then they heard the sound of an instrument similar to some Asian bagpipes. At first, some officers thought it was the reinforcements of the British brigade. However, the sound was not made by bagpipes, but a strange sound from bugles and horns. I’m afraid many people will never forget this voice, because they soon know that this voice not only represents that the Chinese army is about to fight, but also a powerful deterrent to the enemy. Boyd believed that despite the shortage of manpower, his soldiers were ready. Half of his subordinates are Han Jun mixed personnel, the so-called katusa. Most U.S. officers believe that these South Korean military personnel are not trained enough. When they have a live fire exchange with the enemy, they can’t count on them at all – they are mixed not to strengthen the combat effectiveness of the U.S. military, but to increase the number of U.S. and United Nations forces. For this rash approach, not only those American company commanders and soldiers who have to fight side by side with the Korean army but can’t speak are very dissatisfied, but also those Korean army mixed personnel who are shouted around all day.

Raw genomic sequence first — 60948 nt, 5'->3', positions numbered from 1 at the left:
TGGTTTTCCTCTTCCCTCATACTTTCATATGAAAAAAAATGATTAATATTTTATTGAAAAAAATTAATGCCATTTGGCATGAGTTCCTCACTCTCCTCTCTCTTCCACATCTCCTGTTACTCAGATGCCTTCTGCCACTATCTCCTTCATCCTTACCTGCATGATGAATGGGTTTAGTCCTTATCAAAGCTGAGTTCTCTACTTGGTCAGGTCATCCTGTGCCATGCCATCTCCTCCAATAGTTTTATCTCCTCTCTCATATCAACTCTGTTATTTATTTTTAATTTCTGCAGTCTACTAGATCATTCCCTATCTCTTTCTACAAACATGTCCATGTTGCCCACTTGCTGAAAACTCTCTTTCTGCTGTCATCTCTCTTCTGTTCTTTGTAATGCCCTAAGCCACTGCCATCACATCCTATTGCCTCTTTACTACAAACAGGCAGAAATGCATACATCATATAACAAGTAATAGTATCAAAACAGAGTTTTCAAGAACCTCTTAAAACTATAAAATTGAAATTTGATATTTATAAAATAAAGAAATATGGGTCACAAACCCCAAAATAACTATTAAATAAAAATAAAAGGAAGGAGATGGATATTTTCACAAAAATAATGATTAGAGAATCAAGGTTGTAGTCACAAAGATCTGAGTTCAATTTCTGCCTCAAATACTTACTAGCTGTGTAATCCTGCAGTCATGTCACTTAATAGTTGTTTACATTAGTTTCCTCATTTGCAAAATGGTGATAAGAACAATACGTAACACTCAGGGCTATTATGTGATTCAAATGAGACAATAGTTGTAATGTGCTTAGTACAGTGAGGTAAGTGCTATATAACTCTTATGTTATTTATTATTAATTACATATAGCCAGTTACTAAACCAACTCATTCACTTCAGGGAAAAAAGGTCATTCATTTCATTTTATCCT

at about 10:30, the Chinese army launched a fierce attack. It was a mountain of defeat, Boyd thought. Later, it was said that the Chinese army quickly crossed the weak defense line of the US Army as if it had entered a deserted territory. The seemingly well defended battalion command post of the US Army was razed to the ground in an instant. Some survivors of each platoon wanted to temporarily build a line of defense, but soon collapsed because they were outnumbered. There are wounded American soldiers everywhere, and Millikin has done his best for the increasingly chaotic situation, Boyd thought. So he ordered the remaining 10 to carry 2. Five ton trucks lined up to move the wounded out as much as possible. At this moment, Boyd suddenly saw an army priest named Emil Capone taking full care of the wounded around him. Boyd immediately ordered his subordinates to arrange for the priest to get on the bus, but was rebuffed by the latter because he planned to stay with the wounded soldiers who were likely to be unable to rush out. Although father Capone knows very well that they are likely to be arrested together in the end, he will do his best to treat these American soldiers well.